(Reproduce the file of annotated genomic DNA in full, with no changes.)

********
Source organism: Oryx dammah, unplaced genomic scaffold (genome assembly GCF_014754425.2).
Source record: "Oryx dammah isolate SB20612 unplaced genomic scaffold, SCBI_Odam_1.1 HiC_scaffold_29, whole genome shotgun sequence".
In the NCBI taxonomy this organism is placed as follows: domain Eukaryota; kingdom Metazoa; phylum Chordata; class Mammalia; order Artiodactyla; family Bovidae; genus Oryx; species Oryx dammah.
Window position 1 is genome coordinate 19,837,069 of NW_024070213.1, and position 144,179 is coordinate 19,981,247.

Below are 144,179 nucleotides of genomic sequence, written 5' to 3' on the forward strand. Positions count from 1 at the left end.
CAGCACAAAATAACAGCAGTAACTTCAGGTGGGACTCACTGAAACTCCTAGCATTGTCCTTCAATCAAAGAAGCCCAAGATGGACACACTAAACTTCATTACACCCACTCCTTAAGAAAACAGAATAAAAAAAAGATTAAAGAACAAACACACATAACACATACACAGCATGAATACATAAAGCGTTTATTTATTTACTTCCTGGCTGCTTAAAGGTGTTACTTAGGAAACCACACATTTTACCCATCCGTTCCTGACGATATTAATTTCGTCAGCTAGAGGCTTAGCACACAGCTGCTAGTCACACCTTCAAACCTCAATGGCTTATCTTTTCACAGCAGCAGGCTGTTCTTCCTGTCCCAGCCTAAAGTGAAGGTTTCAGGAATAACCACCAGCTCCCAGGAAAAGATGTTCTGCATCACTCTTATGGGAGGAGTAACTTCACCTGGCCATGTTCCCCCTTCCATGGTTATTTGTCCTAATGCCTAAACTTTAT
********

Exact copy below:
Source organism: Oryx dammah, unplaced genomic scaffold (genome assembly GCF_014754425.2).
Source record: "Oryx dammah isolate SB20612 unplaced genomic scaffold, SCBI_Odam_1.1 HiC_scaffold_29, whole genome shotgun sequence".
In the NCBI taxonomy this organism is placed as follows: domain Eukaryota; kingdom Metazoa; phylum Chordata; class Mammalia; order Artiodactyla; family Bovidae; genus Oryx; species Oryx dammah.
Window position 1 is genome coordinate 19,837,069 of NW_024070213.1, and position 144,179 is coordinate 19,981,247.

Below are 144,179 nucleotides of genomic sequence, written 5' to 3' on the forward strand. Positions count from 1 at the left end.
CAGCACAAAATAACAGCAGTAACTTCAGGTGGGACTCACTGAAACTCCTAGCATTGTCCTTCAATCAAAGAAGCCCAAGATGGACACACTAAACTTCATTACACCCACTCCTTAAGAAAACAGAATAAAAAAAAGATTAAAGAACAAACACACATAACACATACACAGCATGAATACATAAAGCGTTTATTTATTTACTTCCTGGCTGCTTAAAGGTGTTACTTAGGAAACCACACATTTTACCCATCCGTTCCTGACGATATTAATTTCGTCAGCTAGAGGCTTAGCACACAGCTGCTAGTCACACCTTCAAACCTCAATGGCTTATCTTTTCACAGCAGCAGGCTGTTCTTCCTGTCCCAGCCTAAAGTGAAGGTTTCAGGAATAACCACCAGCTCCCAGGAAAAGATGTTCTGCATCACTCTTATGGGAGGAGTAACTTCACCTGGCCATGTTCCCCCTTCCATGGTTATTTGTCCTAATGCCTAAACTTTAT